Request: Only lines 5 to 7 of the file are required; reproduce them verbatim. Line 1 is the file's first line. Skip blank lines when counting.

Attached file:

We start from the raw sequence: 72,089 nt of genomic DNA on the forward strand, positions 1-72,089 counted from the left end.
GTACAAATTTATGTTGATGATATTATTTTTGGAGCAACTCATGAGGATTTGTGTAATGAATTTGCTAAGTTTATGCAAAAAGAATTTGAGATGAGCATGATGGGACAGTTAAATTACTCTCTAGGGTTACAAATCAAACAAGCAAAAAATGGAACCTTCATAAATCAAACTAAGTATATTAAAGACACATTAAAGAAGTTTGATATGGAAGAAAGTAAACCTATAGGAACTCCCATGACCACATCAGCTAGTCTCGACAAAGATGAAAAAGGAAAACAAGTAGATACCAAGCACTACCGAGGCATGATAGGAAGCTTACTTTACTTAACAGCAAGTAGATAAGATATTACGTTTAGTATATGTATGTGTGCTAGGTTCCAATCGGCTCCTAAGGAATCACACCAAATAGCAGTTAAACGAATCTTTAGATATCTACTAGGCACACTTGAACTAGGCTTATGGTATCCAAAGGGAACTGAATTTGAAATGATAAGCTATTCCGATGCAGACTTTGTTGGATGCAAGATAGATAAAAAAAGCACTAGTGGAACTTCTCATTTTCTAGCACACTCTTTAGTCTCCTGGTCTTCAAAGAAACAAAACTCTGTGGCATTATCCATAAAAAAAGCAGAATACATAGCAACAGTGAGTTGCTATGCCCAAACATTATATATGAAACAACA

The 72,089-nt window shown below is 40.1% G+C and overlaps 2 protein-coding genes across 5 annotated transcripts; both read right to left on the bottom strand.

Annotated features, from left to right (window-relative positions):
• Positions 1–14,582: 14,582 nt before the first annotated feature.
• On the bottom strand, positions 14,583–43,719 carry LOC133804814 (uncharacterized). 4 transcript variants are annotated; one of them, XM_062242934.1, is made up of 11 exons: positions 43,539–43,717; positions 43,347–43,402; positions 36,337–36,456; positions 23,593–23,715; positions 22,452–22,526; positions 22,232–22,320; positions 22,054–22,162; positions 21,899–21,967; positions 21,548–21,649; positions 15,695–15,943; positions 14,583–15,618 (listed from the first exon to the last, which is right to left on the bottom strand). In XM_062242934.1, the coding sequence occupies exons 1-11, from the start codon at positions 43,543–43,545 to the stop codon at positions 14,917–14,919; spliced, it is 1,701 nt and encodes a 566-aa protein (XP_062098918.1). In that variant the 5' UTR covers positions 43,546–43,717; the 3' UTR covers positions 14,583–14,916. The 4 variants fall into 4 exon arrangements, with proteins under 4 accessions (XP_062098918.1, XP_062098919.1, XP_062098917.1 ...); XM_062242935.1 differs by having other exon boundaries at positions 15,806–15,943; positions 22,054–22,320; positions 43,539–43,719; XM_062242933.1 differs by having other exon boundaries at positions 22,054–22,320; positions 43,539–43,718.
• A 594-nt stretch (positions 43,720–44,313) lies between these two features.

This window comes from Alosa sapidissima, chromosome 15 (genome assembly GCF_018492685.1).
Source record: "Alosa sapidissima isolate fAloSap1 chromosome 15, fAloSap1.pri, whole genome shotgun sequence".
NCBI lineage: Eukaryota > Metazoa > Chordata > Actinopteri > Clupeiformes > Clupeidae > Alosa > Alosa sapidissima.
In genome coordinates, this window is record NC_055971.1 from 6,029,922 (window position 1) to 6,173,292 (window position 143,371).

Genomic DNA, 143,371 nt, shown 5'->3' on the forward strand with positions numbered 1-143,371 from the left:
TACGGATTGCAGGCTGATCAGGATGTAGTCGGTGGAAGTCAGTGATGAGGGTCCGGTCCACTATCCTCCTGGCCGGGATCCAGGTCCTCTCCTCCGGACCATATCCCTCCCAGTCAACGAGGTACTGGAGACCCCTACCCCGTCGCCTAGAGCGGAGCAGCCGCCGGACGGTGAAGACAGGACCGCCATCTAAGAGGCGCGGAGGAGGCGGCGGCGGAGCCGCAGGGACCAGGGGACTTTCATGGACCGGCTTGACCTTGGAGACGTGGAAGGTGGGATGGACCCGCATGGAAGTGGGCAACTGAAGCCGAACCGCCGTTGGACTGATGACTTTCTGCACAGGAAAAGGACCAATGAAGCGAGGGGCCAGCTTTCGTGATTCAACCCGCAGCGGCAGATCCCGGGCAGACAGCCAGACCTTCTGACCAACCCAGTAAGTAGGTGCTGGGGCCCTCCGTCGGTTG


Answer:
• Positions 1–14,582: 14,582 nt before the first annotated feature.
• On the bottom strand, positions 14,583–43,719 carry LOC133804814 (uncharacterized). 4 transcript variants are annotated; one of them, XM_062242934.1, is made up of 11 exons: positions 43,539–43,717; positions 43,347–43,402; positions 36,337–36,456; positions 23,593–23,715; positions 22,452–22,526; positions 22,232–22,320; positions 22,054–22,162; positions 21,899–21,967; positions 21,548–21,649; positions 15,695–15,943; positions 14,583–15,618 (listed from the first exon to the last, which is right to left on the bottom strand). In XM_062242934.1, the coding sequence occupies exons 1-11, from the start codon at positions 43,543–43,545 to the stop codon at positions 14,917–14,919; spliced, it is 1,701 nt and encodes a 566-aa protein (XP_062098918.1). In that variant the 5' UTR covers positions 43,546–43,717; the 3' UTR covers positions 14,583–14,916. The 4 variants fall into 4 exon arrangements, with proteins under 4 accessions (XP_062098918.1, XP_062098919.1, XP_062098917.1 ...); XM_062242935.1 differs by having other exon boundaries at positions 15,806–15,943; positions 22,054–22,320; positions 43,539–43,719; XM_062242933.1 differs by having other exon boundaries at positions 22,054–22,320; positions 43,539–43,718.
• A 594-nt stretch (positions 43,720–44,313) lies between these two features.